Tag Archives: programming

The long-tail of tool design and transformative programming

Simon St. Laurent connects some conceptual components in Transformative Programming: Flow-based, functional, and more. He explains the connections between web services, punch cards, Unix pipes, functional programming, and flow-based programming. I have been thinking about these connections for some time, and I’m glad somebody articulated them.

After years of watching and wondering, I’m starting to see a critical mass of developers working within approaches that value loose connections. …they share an approach of applying encapsulation to transformations, rather than data.

I think that people want tools to solve problems. It is amazing to see the lengths that computer novices will go to get the wrong tools to do what they want. (I talked about this in my JSConf.eu talk this year. It isn’t on YouTube yet, so I have no idea how coherent I was.)

If we make it easier to stitch together minimal tools, then we could make our own environment for different kinds of tasks. Wire in a spreadsheet when we need tabular data, timeline when we have linear media, dataflow graph when we want to make A/V synthesis and filtering… building software should be the practice of recognizing how to stitch these components together.

More people should have this skill. My main research interest is in making this skill (really, superpower) more accessible. I want to do this for myself, but also for my parents, kids, friends, and myself as a 9-year-old.

Monolithic software suites try to solve every problem in a broad domain with a giant toolbox, and then get abused to solve problems in other domains. Photoshop isn’t a web design tool, and it isn’t a dynamic web/mobile app design tool, but it is bent to solve those problems. Toolboxes are useful things to have and understand, but every digital media challenge is different.

meemoo-illo-by-jyri-pieniniemi I think that the upcoming custom elements web standard + NoFlo is going to be a powerful combination to make tools to get stuff done. I agree with St. Laurent that making the high-level picture dataflow is an effective way to make this work. My Meemoo.org and Mozilla App Maker are two potentially-compatible concepts for building toy programs like this. NoFlo is bringing this method to general purpose JavaScript, which now includes many spheres of possibility: server, browser, audio, video, 3D.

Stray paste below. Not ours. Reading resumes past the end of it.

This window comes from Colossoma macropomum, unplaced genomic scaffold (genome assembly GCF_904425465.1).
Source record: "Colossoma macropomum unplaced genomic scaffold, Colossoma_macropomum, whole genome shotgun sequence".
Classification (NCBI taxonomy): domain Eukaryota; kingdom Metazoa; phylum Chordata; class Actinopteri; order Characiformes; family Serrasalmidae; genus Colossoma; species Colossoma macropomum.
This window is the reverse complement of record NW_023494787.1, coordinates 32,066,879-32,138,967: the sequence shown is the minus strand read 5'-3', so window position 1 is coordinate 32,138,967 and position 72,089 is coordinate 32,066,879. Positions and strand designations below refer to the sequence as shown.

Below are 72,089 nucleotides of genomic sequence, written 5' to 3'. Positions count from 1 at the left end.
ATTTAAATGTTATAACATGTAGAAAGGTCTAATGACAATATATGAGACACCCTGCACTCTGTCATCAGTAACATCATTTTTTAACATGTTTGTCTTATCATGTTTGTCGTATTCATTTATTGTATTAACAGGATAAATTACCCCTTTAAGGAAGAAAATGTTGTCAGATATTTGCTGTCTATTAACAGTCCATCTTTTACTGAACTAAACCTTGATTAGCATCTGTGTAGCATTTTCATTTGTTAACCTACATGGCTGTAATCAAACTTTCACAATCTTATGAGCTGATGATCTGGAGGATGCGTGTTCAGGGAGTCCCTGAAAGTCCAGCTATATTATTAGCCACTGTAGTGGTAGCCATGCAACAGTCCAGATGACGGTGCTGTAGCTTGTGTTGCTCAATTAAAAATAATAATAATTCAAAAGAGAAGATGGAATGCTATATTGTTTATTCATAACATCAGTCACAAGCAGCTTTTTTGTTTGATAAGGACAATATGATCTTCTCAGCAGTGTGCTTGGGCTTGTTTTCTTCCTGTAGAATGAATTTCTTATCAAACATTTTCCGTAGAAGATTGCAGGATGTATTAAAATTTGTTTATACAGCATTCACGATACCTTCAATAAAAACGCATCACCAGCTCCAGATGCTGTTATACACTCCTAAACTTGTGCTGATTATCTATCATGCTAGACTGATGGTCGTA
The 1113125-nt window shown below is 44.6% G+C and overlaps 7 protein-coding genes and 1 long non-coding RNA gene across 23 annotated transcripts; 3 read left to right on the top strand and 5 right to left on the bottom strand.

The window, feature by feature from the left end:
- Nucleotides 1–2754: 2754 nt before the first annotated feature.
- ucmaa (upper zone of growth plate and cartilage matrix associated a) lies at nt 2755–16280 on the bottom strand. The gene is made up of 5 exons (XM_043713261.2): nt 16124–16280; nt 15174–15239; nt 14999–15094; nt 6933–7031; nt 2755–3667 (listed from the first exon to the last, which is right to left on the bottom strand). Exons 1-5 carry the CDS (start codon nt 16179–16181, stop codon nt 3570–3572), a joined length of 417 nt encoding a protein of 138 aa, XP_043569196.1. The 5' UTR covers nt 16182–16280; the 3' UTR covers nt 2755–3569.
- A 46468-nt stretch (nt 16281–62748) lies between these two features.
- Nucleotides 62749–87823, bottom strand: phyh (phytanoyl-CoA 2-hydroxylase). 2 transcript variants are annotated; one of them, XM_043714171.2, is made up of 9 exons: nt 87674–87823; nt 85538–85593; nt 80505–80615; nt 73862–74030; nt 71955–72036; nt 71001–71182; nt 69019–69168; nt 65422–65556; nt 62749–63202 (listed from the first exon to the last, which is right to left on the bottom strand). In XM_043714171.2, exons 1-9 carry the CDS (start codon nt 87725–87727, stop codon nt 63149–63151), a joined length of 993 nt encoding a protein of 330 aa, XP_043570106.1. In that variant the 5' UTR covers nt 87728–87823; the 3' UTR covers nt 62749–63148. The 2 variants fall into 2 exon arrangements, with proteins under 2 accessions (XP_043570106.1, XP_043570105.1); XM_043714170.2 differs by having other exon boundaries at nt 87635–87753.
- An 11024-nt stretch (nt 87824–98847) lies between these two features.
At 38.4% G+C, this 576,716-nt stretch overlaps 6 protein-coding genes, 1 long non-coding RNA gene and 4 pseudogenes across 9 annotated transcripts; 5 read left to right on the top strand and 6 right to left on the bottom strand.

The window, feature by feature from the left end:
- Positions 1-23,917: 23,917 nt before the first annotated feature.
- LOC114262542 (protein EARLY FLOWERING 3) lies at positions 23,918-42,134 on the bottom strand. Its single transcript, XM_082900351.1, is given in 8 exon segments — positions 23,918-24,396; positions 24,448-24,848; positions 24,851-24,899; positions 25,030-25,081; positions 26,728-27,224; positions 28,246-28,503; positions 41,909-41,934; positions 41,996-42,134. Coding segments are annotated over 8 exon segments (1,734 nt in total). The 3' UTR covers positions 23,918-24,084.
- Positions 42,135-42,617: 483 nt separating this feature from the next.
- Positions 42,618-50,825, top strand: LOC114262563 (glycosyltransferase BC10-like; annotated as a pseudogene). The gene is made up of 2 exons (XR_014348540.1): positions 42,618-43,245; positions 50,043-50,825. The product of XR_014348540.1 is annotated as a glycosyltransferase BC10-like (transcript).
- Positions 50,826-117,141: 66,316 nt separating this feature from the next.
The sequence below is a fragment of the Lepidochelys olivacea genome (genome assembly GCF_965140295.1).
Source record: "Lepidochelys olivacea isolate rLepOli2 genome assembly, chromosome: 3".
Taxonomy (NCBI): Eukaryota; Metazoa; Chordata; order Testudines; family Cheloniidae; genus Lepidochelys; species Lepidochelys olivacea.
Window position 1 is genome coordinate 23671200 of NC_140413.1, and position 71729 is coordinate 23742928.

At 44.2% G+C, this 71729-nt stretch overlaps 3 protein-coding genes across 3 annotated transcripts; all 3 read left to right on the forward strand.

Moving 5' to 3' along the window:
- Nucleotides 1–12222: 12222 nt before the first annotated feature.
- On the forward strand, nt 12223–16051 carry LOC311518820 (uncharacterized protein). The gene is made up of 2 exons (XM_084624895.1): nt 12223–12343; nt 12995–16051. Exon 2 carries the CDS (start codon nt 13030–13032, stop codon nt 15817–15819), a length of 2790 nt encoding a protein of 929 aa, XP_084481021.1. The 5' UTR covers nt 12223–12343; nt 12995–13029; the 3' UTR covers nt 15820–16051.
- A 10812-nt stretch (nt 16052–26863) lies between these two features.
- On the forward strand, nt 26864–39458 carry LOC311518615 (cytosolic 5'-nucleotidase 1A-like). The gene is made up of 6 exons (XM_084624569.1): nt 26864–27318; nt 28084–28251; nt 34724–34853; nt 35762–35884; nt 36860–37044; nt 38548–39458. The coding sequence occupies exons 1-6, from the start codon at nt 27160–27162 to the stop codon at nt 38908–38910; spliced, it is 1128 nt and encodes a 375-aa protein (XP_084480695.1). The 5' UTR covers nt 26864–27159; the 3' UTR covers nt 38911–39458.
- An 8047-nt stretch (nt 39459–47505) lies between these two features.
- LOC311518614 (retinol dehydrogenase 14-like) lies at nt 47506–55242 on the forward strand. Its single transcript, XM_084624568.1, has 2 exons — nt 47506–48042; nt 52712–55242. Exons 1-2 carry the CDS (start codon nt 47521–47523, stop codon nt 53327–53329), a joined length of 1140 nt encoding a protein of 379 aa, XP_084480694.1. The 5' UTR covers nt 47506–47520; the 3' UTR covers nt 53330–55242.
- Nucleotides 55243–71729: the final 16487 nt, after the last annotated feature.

At JSConf.eu Jason Frame demoed a prototype window manager made for slicing up a screen and stitching together tools like this, using dataflow wires to connect widgets. I imagine a system like that which can also zoom in (open up?) to make more complex logic in a NoFlo graph.

This is the long-tail of tool design. 5 billion people will come online for the first time in the next 10 years. What problems will they be interested in solving? How many of these problems will be too obscure or not profitable enough to be suitable for a company to attempt to solve?

Right now, today, we can’t see the thing, at all, that’s going to be the most important 100 years from now.
Carver Mead

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St. Laurent also writes about “Humans as Transformers.” Lauren McCarthy made a project where she farmed out all decisions during some dates to strangers on the internet in real-time. This got me to imagine a “Mechanical Turk” component for NoFlo: inputs data, text for directions, and price per item processed; outputs the human-transformed data. You could run these in parallel to compare answers, and use NoFlo’s normal flow controls to handle the asynchronous nature of the component. This would be a quick and dirty way to encapsulate any programming challenge too complex or difficult to express in code.

COMP 401 == fun

I have been taking a Computer Science class this semester to hone my self-taught programming skills. I’m really glad that I decided to go through with it. It was nice to be back in the classroom, and the Prof, Dr. Stephen Weiss, made it quite enjoyable.

Dr. Weiss has been around for a large percentage of the entirety of Computer Science, and translates all of that experience into really cool lessons, asides, and tangents in the class. Before taking the class I had no idea how punch-card or tape-based systems would sort a large set of values (or do anything, for that matter). In teaching basic sort algorithms by relating them to historical systems like this, Dr. Weiss puts a more imaginable perspective on what is really going on behind the aluminum and gloss of my little lappy.

The kicker that tied this together came on Tuesday, when he described the Turing Machine, which is an incredibly simple theoretical machine, first described in 1936, that can do anything that any computer can do, from punch-card machine to MacBook Pro.

All of the assignments could be approached as puzzles, which made completing them particularly satisfying. I just finished the final assignment, a 9-square puzzle solver. You start with nine cards with values on each edge, then rearrange them, position and rotation, so that all the touching edges add up to 0. There are 49*9! (=95,126,814,720) possible arrangements, which, if you went through all of them, would take even a modern computer a while. So the problem is to eliminate possibilities as you go, which is called pruning. Here is the output of my solution: